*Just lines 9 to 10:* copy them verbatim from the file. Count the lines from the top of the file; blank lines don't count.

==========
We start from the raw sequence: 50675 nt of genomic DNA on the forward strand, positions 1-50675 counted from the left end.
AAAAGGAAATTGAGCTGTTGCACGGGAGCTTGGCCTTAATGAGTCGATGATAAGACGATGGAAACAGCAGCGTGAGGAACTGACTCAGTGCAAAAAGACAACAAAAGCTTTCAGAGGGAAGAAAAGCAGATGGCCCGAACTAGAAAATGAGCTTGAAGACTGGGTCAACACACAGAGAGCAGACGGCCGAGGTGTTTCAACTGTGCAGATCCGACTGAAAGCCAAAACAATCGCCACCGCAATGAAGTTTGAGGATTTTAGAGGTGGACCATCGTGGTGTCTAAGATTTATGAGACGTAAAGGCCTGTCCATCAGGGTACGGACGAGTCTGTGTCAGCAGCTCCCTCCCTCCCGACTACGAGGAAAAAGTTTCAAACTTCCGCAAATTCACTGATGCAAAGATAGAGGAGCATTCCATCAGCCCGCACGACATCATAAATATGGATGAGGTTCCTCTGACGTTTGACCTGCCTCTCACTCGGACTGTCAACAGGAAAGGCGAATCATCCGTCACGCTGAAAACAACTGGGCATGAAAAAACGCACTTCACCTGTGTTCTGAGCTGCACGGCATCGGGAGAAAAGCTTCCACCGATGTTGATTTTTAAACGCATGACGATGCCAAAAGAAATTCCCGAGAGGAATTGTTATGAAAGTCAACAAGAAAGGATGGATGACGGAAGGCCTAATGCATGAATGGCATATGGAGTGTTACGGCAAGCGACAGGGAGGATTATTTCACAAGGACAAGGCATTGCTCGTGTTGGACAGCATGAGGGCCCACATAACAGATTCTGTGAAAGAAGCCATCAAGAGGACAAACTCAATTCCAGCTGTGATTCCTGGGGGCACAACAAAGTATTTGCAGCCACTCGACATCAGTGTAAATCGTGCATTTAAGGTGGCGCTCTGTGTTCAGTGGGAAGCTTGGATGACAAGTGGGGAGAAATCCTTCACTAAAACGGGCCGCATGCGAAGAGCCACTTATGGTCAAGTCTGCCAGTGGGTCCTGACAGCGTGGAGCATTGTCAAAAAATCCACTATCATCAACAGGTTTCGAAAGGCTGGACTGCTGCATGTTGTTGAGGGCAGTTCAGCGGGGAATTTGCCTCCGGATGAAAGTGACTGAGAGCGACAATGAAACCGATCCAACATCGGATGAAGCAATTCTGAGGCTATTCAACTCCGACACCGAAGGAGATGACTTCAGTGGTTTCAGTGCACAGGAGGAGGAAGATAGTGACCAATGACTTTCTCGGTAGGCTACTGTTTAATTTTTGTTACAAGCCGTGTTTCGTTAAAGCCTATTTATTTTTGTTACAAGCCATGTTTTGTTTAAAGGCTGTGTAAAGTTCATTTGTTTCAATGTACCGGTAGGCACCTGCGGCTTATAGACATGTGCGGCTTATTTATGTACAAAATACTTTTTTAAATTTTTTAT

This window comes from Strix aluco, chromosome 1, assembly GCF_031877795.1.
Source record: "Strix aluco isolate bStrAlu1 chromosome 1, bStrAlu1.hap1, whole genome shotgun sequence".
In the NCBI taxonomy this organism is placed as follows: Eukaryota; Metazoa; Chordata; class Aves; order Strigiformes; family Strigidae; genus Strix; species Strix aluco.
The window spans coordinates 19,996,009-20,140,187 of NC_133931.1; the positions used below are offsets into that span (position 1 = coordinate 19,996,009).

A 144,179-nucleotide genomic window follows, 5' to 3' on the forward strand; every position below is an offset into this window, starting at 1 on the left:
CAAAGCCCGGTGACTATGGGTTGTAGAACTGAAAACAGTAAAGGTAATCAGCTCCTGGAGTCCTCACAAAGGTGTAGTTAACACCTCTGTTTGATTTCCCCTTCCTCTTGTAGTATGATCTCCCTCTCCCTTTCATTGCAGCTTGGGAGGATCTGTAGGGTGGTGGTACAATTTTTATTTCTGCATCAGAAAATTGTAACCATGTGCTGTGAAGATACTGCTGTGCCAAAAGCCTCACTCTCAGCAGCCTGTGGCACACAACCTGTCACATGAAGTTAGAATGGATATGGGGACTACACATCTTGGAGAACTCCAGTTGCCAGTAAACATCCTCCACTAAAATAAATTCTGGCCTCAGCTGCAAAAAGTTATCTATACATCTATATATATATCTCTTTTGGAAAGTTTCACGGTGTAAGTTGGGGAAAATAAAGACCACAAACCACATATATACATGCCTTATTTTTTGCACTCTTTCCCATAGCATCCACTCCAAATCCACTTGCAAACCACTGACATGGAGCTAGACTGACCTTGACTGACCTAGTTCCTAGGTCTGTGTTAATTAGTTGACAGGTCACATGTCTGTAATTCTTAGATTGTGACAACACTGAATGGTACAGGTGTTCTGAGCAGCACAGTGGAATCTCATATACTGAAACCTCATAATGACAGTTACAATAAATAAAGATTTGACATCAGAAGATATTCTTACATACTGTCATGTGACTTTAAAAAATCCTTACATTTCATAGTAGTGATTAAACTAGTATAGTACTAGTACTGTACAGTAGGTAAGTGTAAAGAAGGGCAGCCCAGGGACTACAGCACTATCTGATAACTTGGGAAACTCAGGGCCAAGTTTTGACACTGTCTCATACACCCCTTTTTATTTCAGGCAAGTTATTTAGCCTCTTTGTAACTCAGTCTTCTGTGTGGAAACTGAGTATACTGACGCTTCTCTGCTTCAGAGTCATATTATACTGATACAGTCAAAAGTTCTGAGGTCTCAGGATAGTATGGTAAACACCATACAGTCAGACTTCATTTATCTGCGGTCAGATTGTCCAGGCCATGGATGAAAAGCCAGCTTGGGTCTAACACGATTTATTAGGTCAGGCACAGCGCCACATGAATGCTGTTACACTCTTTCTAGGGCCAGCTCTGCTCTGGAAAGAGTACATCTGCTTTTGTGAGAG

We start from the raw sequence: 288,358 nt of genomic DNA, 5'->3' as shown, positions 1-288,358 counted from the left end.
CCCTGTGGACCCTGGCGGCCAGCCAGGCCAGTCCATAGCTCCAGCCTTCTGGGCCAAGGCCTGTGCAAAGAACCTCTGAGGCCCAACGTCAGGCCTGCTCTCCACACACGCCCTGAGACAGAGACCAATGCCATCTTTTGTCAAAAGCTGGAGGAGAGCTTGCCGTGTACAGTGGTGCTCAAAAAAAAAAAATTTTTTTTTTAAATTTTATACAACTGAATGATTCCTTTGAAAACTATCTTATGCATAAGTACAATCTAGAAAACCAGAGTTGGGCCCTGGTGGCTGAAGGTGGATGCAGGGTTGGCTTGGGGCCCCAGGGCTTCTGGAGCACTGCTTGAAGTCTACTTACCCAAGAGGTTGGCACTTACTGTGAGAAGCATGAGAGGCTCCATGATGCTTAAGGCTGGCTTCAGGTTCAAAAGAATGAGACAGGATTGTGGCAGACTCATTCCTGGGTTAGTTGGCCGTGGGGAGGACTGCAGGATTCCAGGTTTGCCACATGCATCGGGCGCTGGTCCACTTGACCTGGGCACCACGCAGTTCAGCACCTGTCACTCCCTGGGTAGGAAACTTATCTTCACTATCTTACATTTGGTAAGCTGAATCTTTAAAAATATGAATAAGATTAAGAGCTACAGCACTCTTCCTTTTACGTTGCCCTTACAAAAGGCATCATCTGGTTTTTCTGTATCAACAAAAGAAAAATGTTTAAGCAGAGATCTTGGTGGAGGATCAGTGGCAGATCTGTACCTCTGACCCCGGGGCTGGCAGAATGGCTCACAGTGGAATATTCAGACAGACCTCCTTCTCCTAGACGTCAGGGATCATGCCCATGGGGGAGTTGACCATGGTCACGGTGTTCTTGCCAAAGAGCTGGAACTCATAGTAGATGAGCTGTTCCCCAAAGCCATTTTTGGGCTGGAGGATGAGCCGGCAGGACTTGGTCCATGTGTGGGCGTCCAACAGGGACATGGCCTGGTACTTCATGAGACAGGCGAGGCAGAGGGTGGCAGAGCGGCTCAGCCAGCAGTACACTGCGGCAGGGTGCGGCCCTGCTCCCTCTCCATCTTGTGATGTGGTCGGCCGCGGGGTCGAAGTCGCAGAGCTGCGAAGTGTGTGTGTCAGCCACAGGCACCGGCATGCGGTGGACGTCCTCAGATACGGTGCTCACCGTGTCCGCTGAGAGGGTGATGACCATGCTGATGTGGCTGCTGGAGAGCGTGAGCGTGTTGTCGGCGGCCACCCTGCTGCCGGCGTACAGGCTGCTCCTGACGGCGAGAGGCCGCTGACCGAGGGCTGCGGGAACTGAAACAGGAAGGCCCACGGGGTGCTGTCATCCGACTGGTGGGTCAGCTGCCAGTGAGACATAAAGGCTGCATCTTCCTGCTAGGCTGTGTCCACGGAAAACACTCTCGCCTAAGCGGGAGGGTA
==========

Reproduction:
We start from the raw sequence: 288,358 nt of genomic DNA, 5'->3' as shown, positions 1-288,358 counted from the left end.
CCCTGTGGACCCTGGCGGCCAGCCAGGCCAGTCCATAGCTCCAGCCTTCTGGGCCAAGGCCTGTGCAAAGAACCTCTGAGGCCCAACGTCAGGCCTGCTCTCCACACACGCCCTGAGACAGAGACCAATGCCATCTTTTGTCAAAAGCTGGAGGAGAGCTTGCCGTGTACAGTGGTGCTCAAAAAAAAAAAATTTTTTTTTTAAATTTTATACAACTGAATGATTCCTTTGAAAACTATCTTATGCATAAGTACAATCTAGAAAACCAGAGTTGGGCCCTGGTGGCTGAAGGTGGATGCAGGGTTGGCTTGGGGCCCCAGGGCTTCTGGAGCACTGCTTGAAGTCTACTTACCCAAGAGGTTGGCACTTACTGTGAGAAGCATGAGAGGCTCCATGATGCTTAAGGCTGGCTTCAGGTTCAAAAGAATGAGACAGGATTGTGGCAGACTCATTCCTGGGTTAGTTGGCCGTGGGGAGGACTGCAGGATTCCAGGTTTGCCACATGCATCGGGCGCTGGTCCACTTGACCTGGGCACCACGCAGTTCAGCACCTGTCACTCCCTGGGTAGGAAACTTATCTTCACTATCTTACATTTGGTAAGCTGAATCTTTAAAAATATGAATAAGATTAAGAGCTACAGCACTCTTCCTTTTACGTTGCCCTTACAAAAGGCATCATCTGGTTTTTCTGTATCAACAAAAGAAAAATGTTTAAGCAGAGATCTTGGTGGAGGATCAGTGGCAGATCTGTACCTCTGACCCCGGGGCTGGCAGAATGGCTCACAGTGGAATATTCAGACAGACCTCCTTCTCCTAGACGTCAGGGATCATGCCCATGGGGGAGTTGACCATGGTCACGGTGTTCTTGCCAAAGAGCTGGAACTCATAGTAGATGAGCTGTTCCCCAAAGCCATTTTTGGGCTGGAGGATGAGCCGGCAGGACTTGGTCCATGTGTGGGCGTCCAACAGGGACATGGCCTGGTACTTCATGAGACAGGCGAGGCAGAGGGTGGCAGAGCGGCTCAGCCAGCAGTACACTGCGGCAGGGTGCGGCCCTGCTCCCTCTCCATCTTGTGATGTGGTCGGCCGCGGGGTCGAAGTCGCAGAGCTGCGAAGTGTGTGTGTCAGCCACAGGCACCGGCATGCGGTGGACGTCCTCAGATACGGTGCTCACCGTGTCCGCTGAGAGGGTGATGACCATGCTGATGTGGCTGCTGGAGAGCGTGAGCGTGTTGTCGGCGGCCACCCTGCTGCCGGCGTACAGGCTGCTCCTGACGGCGAGAGGCCGCTGACCGAGGGCTGCGGGAACTGAAACAGGAAGGCCCACGGGGTGCTGTCATCCGACTGGTGGGTCAGCTGCCAGTGAGACATAAAGGCTGCATCTTCCTGCTAGGCTGTGTCCACGGAAAACACTCTCGCCTAAGCGGGAGGGTA